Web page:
Global Fund for Women Maternal Health Ambassador

April 19, 2014

The Roman Theatre at Bosra.

Bosra (Arabic: بصرى Buṣrā) and officially known as Busra al-Sham (Arabic:  بصرى الشام) is a town in southern Syria. Today, Bosra is a major archaeological site, containing ruins from Nabataean, Roman, Byzantine, and Muslim times. Deep soundings have confirmed Middle Bronze (c. 2000- 1600 B.C) occupation at Bosra. The name of Bosra occurs in the Tell el-Amarna tablets. These documents were found in the palace of Amenophis IV (= Akhenaten, 1352- 1336 B.C.)  at the site of Tell el-Amarna in Egypt. The archive contains over 360 documents written in Akkadian on clay tablets.  It is part of the diplomatic correspondence of Akhenaten and his father Amenophis III. Bosra was the northern capital of the Nabataean kingdom of the Roman province of Arabia, referred to in the Bible, in AD 106. 

Successively it was an important religious metropolis of the Byzantine Empire and a caravan centre, in the role of a large frontier market on the pilgrim route to Mecca. Bosra was the first Byzantine city which the Arabs entered in 634 in the phase of Islamic expansion. In Islam, Bosra is associated with a significant episode in the life of the Prophet Mohammed, who is believed to have visited Bosra twice.

Its main feature is the second century Roman Theatre probably built under Trajan. The theatre is the only monument of his type with its upper gallery in the form of a covered portico that has been integrally preserved.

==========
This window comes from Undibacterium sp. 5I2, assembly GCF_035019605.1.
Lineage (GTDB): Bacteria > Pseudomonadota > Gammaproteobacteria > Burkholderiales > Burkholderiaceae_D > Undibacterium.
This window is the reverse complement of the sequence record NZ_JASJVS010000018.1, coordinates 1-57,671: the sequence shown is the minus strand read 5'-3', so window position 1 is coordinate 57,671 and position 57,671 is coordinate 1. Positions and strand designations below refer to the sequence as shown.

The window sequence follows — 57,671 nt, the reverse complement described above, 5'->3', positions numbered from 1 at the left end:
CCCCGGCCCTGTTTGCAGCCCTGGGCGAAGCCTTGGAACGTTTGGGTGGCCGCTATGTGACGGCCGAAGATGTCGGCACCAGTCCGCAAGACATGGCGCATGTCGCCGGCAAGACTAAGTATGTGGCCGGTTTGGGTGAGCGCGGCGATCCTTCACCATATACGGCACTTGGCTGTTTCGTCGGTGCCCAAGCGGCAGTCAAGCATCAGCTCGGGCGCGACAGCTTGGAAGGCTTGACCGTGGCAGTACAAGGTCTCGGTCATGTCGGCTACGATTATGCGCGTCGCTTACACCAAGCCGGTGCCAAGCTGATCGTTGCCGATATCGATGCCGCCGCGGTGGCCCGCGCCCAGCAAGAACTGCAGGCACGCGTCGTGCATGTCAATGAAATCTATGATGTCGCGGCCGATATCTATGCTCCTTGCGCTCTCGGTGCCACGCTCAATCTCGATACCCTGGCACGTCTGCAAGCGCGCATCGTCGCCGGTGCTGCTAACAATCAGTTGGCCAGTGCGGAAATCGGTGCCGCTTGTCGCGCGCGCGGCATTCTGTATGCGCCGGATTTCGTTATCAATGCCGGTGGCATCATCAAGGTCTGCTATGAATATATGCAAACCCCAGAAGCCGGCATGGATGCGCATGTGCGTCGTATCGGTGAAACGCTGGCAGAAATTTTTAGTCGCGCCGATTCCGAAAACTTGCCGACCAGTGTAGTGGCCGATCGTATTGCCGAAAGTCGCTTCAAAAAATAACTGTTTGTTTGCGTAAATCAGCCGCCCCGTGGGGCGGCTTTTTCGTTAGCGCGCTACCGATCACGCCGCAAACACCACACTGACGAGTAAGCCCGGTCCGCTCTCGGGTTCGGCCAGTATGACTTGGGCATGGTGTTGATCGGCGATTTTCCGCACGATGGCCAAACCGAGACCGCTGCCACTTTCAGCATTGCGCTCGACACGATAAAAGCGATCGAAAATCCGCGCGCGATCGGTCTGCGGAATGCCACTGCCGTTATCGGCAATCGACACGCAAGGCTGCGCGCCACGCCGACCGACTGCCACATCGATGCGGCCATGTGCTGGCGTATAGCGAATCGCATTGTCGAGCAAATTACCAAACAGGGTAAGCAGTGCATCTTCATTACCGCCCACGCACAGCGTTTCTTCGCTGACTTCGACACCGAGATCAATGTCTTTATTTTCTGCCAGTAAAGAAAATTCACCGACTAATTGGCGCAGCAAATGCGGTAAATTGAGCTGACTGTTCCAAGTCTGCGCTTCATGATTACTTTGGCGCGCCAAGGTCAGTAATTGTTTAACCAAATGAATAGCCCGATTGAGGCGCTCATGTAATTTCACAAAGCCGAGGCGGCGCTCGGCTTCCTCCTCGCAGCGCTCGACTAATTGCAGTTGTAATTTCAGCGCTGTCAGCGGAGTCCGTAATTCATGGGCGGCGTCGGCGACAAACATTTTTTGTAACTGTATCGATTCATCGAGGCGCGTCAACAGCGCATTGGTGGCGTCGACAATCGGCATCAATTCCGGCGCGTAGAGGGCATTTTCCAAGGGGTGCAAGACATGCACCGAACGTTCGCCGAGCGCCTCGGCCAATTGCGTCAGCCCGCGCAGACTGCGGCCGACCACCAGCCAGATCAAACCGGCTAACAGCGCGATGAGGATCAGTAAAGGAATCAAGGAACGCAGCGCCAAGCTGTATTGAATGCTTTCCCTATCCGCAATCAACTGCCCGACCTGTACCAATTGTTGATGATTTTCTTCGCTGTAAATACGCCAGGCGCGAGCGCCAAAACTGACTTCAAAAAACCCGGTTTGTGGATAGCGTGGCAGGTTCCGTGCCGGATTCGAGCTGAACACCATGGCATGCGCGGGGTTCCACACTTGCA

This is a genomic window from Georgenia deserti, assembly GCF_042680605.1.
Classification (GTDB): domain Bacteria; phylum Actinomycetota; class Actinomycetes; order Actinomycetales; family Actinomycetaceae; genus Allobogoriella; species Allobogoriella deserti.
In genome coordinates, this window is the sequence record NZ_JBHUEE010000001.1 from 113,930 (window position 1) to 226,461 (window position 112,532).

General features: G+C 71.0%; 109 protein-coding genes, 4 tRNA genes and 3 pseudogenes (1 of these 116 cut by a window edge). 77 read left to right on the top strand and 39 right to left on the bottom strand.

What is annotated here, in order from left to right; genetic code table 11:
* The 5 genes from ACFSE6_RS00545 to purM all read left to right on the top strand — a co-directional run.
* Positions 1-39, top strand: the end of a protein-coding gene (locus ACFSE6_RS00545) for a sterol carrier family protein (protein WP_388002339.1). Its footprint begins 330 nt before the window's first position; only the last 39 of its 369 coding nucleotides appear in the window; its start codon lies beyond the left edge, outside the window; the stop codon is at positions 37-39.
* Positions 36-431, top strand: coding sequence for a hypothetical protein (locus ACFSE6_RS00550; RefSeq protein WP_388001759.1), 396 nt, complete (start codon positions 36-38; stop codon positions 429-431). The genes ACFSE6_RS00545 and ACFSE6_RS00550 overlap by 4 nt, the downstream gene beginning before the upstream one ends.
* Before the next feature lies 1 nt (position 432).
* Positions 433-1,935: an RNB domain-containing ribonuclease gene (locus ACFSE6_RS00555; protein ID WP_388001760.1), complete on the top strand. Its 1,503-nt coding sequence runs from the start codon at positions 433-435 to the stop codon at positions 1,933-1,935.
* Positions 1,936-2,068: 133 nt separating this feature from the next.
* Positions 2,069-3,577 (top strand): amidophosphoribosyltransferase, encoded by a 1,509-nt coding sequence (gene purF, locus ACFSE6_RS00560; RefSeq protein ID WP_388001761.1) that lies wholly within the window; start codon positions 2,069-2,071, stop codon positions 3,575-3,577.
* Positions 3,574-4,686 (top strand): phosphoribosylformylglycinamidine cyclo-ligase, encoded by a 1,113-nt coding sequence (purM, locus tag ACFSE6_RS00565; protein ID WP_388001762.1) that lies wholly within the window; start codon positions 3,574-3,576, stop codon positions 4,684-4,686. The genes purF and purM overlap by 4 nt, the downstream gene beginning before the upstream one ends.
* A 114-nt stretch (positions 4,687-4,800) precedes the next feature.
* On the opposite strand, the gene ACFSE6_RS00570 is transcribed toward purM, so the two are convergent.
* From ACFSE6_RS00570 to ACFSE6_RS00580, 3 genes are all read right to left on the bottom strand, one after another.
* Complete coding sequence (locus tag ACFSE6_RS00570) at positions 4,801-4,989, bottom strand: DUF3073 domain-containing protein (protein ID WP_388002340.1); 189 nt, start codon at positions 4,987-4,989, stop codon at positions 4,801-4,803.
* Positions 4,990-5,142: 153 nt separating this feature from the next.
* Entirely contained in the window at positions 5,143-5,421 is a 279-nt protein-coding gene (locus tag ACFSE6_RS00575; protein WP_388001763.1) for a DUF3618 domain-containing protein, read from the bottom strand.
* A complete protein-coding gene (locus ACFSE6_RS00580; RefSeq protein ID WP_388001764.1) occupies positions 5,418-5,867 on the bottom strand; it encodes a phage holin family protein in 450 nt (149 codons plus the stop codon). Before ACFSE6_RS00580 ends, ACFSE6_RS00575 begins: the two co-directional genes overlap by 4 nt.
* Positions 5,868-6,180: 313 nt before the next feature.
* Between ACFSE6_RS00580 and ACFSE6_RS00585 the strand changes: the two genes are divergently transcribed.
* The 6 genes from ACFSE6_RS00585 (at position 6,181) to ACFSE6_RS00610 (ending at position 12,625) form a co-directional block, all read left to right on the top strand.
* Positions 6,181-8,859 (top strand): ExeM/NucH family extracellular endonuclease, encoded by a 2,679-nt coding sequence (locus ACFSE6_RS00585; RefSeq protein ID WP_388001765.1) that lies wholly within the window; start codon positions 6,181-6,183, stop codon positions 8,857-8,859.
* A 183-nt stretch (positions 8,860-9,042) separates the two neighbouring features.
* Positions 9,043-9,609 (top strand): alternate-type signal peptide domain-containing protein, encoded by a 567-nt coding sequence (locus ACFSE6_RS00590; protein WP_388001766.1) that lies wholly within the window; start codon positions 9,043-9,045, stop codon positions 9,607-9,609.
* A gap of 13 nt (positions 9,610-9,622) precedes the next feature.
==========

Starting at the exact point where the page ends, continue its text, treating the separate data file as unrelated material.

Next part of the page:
Between 481 and 1231 the theatre was fortified by walls and towers. From outside it could be an Arab fortress similar to many others. 

The first line of defence is a deep ditch which can be crossed by a six-arched bridge. An iron-bound gate, a series of vaulted rooms, twisting passages, rampart walks, and all kinds of defensive works give an impression of the military quality of the castle. Walking towards the citadel one cannot expect to find at the heart of the castle a beautiful ancient theatre. The two structures are so closely integrated into one another that it is hard to distinguish the 13th-century wall from the cavea of the theatre.

The fortifications were added to create a strong citadel guarding the road to Damascus. When the Arabs entered Bosra they transformed it into an easily defensible citadel by blocking all the doors and openings of the ancient theatre with thick walls. The new threats posed by the Crusaders forced them to build in the mid-11th century three new towers. Nine other larger ones followed between 1202 and 1251. Later accretions overlaid the interior of the theatre and its ranges of seats, but at the same time preserved them.

There is room for 15,000 spectators to face a stage that is 45 m long and 8.5 m deep. Historic texts reveal that the whole theatre was draped with silk hangings to protect the audience  from both summer sun and winter rain. The interior has been fully uncovered and restored by the Department of Antiquities, which began its work here shortly after Syria became independent.

I took these pictures in 2008. I have no information about the current situation at Bosra.